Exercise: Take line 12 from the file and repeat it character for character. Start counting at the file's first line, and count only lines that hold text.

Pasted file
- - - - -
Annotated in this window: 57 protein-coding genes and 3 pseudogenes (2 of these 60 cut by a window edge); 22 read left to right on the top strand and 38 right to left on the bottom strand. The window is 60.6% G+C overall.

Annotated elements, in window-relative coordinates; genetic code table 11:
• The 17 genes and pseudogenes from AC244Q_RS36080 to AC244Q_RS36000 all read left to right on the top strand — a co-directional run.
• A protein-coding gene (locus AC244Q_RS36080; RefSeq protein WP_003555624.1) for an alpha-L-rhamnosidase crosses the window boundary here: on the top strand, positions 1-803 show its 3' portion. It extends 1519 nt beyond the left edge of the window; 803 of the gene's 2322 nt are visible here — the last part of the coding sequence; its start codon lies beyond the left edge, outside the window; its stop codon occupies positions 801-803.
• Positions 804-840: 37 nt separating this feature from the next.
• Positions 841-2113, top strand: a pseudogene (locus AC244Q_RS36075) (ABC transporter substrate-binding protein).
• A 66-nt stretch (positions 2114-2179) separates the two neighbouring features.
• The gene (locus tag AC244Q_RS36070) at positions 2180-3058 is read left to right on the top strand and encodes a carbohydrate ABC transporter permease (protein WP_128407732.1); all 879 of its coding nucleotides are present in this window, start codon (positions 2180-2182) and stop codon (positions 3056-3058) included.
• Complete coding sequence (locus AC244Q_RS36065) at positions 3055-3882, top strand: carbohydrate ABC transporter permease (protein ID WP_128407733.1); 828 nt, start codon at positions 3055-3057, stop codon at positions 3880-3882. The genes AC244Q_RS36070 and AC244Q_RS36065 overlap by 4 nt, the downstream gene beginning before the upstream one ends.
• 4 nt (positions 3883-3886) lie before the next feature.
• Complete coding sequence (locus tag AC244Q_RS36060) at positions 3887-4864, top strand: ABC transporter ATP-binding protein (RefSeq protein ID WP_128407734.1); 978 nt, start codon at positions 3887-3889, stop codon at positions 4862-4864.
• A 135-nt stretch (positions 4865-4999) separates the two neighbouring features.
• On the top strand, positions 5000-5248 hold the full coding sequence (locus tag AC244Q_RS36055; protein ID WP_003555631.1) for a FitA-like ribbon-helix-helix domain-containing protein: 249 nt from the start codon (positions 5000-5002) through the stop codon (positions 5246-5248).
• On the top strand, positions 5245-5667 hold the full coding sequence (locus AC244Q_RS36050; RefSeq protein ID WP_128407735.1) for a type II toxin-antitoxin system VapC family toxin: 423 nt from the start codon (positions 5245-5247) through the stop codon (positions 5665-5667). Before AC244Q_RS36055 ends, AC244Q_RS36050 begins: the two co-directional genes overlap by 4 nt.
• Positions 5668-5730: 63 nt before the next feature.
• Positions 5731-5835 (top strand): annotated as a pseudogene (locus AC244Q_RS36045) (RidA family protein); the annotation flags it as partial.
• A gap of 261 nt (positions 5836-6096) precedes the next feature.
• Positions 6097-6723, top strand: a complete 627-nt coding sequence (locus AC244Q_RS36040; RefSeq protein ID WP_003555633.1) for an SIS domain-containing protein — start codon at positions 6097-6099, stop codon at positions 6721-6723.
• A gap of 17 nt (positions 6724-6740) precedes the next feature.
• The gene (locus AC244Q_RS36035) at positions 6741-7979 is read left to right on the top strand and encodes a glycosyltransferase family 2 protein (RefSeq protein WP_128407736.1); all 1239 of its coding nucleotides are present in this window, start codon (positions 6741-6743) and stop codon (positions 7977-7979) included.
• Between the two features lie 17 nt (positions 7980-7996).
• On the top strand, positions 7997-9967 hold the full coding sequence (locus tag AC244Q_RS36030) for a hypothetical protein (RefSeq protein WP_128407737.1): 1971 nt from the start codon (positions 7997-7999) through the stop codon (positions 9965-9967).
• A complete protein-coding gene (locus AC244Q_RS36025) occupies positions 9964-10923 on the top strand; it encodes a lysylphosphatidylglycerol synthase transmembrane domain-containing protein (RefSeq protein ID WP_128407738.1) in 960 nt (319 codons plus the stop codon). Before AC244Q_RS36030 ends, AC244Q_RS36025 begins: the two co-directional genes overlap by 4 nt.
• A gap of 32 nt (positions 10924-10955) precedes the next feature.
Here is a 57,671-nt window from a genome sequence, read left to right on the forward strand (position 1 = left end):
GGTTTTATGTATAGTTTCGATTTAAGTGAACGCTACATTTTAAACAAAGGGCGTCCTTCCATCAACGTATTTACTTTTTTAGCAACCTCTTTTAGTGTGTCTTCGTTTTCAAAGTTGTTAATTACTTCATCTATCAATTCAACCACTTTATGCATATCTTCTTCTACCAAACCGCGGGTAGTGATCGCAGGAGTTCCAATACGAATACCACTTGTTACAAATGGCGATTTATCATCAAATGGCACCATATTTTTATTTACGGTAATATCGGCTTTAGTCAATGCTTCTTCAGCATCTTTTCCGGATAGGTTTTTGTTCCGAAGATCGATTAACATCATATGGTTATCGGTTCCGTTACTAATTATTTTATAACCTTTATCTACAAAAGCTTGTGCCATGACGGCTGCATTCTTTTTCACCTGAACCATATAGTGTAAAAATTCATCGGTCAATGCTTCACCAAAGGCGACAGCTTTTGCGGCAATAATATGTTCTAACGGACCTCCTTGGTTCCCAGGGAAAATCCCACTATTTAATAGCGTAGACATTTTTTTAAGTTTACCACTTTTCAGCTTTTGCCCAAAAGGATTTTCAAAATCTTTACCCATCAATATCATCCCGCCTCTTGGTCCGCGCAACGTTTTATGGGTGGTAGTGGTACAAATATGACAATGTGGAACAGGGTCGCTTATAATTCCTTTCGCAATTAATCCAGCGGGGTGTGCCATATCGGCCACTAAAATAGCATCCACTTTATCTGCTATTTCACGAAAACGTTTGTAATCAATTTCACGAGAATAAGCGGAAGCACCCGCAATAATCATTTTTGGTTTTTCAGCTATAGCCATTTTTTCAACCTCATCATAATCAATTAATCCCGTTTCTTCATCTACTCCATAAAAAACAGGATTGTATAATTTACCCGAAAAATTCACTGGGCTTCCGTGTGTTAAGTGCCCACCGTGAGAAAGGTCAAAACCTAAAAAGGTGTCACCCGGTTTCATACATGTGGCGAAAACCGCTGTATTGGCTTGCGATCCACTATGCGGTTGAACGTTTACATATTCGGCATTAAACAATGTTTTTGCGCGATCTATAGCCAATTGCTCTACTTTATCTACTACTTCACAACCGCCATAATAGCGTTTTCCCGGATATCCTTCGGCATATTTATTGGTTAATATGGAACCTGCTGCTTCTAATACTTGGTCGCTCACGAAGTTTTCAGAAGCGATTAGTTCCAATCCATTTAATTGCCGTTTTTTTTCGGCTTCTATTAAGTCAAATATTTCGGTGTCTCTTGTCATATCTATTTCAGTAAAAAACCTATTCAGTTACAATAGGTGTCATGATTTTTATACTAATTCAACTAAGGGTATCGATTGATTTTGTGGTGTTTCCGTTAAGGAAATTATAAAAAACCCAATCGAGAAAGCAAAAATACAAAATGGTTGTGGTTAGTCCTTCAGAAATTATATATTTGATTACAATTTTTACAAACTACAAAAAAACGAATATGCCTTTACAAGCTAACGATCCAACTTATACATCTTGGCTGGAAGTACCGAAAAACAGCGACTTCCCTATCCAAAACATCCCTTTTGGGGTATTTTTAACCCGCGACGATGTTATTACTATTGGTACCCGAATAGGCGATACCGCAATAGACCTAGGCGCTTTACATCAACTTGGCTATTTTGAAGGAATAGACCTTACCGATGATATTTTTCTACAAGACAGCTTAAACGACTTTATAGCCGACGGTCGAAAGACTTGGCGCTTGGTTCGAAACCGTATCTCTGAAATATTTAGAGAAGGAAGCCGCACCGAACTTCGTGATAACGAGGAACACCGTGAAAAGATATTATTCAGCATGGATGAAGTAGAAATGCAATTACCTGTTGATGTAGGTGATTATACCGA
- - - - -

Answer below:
• A 135-nt stretch (positions 4865-4999) separates the two neighbouring features.